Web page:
LinuxQuestions.org
Go Job Hunting at the LQ Job Marketplace
Go Back   LinuxQuestions.org > Forums > Linux Forums > Linux - Hardware > Linux - Embedded & Single-board computer
User Name
Password
Linux - Embedded & Single-board computer This forum is for the discussion of Linux on both embedded devices and single-board computers (such as the Raspberry Pi, BeagleBoard and PandaBoard). Discussions involving Arduino, plug computers and other micro-controller like devices are also welcome.

Notices


Reply
  Search this Thread
Old 09-05-2013, 10:30 PM   #1
crazypenguin
Member
 
Registered: Jun 2002
Location: Idaho
Posts: 65

Rep: Reputation: 4
The CuBox ?


Does anyone have any first hand experience using the CuBox? And if so what are your thoughts on this device? Also what application were you using with the CuBox?
 
Old 09-10-2013, 06:12 AM   #2
onebuck
Moderator
 
Registered: Jan 2005
Location: Midwest USA, Central Illinois
Distribution: Slackware®
Posts: 11,821
Blog Entries: 13

Rep: Reputation: 1621Reputation: 1621Reputation: 1621Reputation: 1621Reputation: 1621Reputation: 1621Reputation: 1621Reputation: 1621Reputation: 1621Reputation: 1621Reputation: 1621
Member Response

Hi,

SolidRun just announced a new series for CuBox: http://www.tomshardware.com/news/sol...oid,24121.html
 
Old 09-10-2013, 07:22 AM   #3
Shadow_7
Senior Member
 
Registered: Feb 2003
Distribution: debian
Posts: 1,694

Rep: Reputation: 286Reputation: 286Reputation: 286
I've been looking at these type of things. CuBox, Utilite, Sabre-Lite, Wandboard, all based on the freescale i.MX6 board. A quad core 64 bit ARM with a SATA option appeals to me. More as a background machine, to encode videos, or other uses that might render my desktop offline, as in can't play games while process X is running. Plus they tend to be low power and fanless.

No actual experience with one yet.
 
Old 09-10-2013, 12:47 PM   #4
crazypenguin
Member
 
Registered: Jun 2002
Location: Idaho
Posts: 65

Original Poster
Rep: Reputation: 4
Quote:
Originally Posted by Shadow_7 View Post
I've been looking at these type of things. CuBox, Utilite, Sabre-Lite, Wandboard, all based on the freescale i.MX6 board. A quad core 64 bit ARM with a SATA option appeals to me. More as a background machine, to encode videos, or other uses that might render my desktop offline, as in can't play games while process X is running. Plus they tend to be low power and fanless.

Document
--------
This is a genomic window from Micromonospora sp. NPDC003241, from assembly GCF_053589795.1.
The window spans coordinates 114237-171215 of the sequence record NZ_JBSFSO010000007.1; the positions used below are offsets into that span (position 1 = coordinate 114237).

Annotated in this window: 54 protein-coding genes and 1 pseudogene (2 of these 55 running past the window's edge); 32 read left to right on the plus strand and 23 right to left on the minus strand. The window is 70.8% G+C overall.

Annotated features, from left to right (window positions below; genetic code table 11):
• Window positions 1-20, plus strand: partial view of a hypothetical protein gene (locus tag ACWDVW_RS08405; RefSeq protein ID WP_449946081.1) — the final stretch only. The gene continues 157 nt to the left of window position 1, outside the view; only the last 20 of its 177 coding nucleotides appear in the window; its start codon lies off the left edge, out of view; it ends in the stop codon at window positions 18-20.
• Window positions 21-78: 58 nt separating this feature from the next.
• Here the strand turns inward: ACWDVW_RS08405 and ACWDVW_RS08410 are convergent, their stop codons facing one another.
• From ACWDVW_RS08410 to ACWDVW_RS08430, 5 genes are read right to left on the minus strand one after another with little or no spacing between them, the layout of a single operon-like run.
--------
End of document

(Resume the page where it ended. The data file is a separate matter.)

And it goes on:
No actual experience with one yet.
We have similar agendas for an application of these type of devices.

And as you stated there are piles of different brands and configurations of the quad core ARM boxes all over the internet. I purchased a raspberry pi a while back and it does what it is designed to do, but at the same time it is limited by RAM and other hardware restrictions. The draw for me on some of the newer ARM device is that they have 2 GB RAM and great expandability with SATA, eSATA, or even a Micro SD chip. And for the price it would be hard to go wrong.

My other alternative would be to go with something like the Piston Xi3. But the price is rather prohibitive as the devices range from $500 for a basic Xi3 to over $1,000 for the X7a . And the only real advantage for me is the boxes run a x86 architecture.

Thanks for your input!
 
Old 09-10-2013, 12:49 PM   #5
crazypenguin
Member
 
Registered: Jun 2002
Location: Idaho
Posts: 65

Original Poster
Rep: Reputation: 4
Quote:
Originally Posted by onebuck View Post
Hi,

SolidRun just announced a new series for CuBox: http://www.tomshardware.com/news/sol...oid,24121.html
Thanks! Yes I have also seen several reviews on the device. But I haven't yet run across anyone who is actually using one in real life.
 
Old 09-10-2013, 02:28 PM   #6
onebuck
Moderator
 
Registered: Jan 2005
Location: Midwest USA, Central Illinois
Distribution: Slackware®
Posts: 11,821
Blog Entries: 13

Rep: Reputation: 1621Reputation: 1621Reputation: 1621Reputation: 1621Reputation: 1621Reputation: 1621Reputation: 1621Reputation: 1621Reputation: 1621Reputation: 1621Reputation: 1621
Member Response

Hi,
Quote:
Originally Posted by crazypenguin View Post
Thanks! Yes I have also seen several reviews on the device. But I haven't yet run across anyone who is actually using one in real life.
I think a new Cub will be purchased in the next few days, depending on availability & shipping.
 
Old 09-11-2013, 10:53 AM   #7
sgosnell
Member
 
Registered: Jan 2008
Location: Baja Oklahoma
Distribution: Debian
Posts: 494

Rep: Reputation: 106Reputation: 106
I have one on preorder. I've never used one, but it looks appealing. The price is certainly reasonable, but it remains to be seen how useful it would be. Debian has ARM ports, for both armel and armhf, but the software availability is somewhat limited, since not all packages have been ported. My primary concern, though, is getting the kernel to work well with the hardware. I haven't done any kernel compiling, but I might have to start learning the details of it.
 
Old 09-11-2013, 11:58 AM   #8
Shadow_7
Senior Member
 
Registered: Feb 2003
Distribution: debian
Posts: 1,694

Rep: Reputation: 286Reputation: 286Reputation: 286
It's simple enough to compile a kernel if you do it the distro specific way.

$ cp /boot/config .config
$ make oldconfig